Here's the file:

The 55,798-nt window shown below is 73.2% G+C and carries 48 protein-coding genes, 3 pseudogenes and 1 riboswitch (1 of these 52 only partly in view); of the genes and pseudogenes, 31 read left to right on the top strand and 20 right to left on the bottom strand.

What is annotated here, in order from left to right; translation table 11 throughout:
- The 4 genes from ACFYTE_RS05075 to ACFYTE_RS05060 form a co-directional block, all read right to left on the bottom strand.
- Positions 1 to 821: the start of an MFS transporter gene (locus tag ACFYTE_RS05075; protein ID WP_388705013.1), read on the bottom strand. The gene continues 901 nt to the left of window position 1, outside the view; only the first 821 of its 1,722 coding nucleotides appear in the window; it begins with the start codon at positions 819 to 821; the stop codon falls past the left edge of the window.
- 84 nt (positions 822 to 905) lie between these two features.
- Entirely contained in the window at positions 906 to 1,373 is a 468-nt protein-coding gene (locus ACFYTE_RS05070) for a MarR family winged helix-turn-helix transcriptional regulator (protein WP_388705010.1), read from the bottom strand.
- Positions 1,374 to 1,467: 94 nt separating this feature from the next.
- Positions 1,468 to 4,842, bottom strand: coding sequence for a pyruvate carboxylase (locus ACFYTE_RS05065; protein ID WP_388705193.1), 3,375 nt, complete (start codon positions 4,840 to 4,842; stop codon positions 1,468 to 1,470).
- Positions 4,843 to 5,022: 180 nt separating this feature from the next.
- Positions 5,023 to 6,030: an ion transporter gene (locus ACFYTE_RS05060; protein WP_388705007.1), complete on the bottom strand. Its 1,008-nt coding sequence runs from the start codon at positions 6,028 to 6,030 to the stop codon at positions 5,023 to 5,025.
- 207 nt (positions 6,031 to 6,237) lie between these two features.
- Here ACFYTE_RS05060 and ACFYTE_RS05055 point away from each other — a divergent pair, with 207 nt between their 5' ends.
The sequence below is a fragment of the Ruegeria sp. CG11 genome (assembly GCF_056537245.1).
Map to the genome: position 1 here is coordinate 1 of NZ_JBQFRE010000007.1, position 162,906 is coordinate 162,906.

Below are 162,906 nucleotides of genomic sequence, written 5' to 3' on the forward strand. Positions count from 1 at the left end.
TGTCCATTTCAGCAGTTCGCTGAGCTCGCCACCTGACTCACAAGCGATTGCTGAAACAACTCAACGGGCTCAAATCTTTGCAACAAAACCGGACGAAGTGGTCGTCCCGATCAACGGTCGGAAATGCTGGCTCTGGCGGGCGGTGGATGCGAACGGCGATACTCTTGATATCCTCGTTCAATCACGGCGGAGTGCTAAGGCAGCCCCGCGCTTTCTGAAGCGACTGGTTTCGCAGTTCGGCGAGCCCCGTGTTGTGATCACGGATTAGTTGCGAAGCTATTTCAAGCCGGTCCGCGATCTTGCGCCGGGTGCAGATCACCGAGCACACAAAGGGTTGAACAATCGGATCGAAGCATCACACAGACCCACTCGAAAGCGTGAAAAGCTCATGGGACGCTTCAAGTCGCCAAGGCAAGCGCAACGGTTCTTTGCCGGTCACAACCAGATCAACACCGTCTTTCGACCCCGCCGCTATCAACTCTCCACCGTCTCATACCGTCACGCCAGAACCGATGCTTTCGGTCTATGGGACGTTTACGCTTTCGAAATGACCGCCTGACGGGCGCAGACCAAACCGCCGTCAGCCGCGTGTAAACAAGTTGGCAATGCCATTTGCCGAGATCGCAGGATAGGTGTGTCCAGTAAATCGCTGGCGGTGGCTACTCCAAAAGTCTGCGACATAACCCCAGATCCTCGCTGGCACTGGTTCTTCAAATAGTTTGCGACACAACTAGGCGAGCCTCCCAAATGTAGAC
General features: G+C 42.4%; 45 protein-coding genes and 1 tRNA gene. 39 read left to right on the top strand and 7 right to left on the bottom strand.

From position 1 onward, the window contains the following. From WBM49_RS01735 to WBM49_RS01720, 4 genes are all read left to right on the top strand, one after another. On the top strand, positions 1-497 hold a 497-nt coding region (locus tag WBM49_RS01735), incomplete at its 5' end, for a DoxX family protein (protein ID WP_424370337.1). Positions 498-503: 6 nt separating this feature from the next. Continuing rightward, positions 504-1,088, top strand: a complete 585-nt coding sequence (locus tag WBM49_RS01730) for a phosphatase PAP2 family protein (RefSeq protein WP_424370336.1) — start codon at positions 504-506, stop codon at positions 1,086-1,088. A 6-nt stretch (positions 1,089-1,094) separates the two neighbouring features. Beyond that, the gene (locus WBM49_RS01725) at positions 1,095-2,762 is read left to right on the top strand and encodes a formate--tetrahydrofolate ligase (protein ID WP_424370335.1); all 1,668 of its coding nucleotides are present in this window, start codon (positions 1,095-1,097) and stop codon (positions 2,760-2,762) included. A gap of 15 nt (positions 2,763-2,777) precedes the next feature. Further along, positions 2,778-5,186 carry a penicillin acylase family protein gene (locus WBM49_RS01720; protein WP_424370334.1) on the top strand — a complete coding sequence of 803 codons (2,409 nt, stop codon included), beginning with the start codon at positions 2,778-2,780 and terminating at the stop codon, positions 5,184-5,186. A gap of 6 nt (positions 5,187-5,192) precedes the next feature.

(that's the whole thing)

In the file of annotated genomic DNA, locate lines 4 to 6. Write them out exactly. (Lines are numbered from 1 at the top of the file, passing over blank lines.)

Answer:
- Positions 1 to 821: the start of an MFS transporter gene (locus tag ACFYTE_RS05075; protein ID WP_388705013.1), read on the bottom strand. The gene continues 901 nt to the left of window position 1, outside the view; only the first 821 of its 1,722 coding nucleotides appear in the window; it begins with the start codon at positions 819 to 821; the stop codon falls past the left edge of the window.
- 84 nt (positions 822 to 905) lie between these two features.
- Entirely contained in the window at positions 906 to 1,373 is a 468-nt protein-coding gene (locus ACFYTE_RS05070) for a MarR family winged helix-turn-helix transcriptional regulator (protein WP_388705010.1), read from the bottom strand.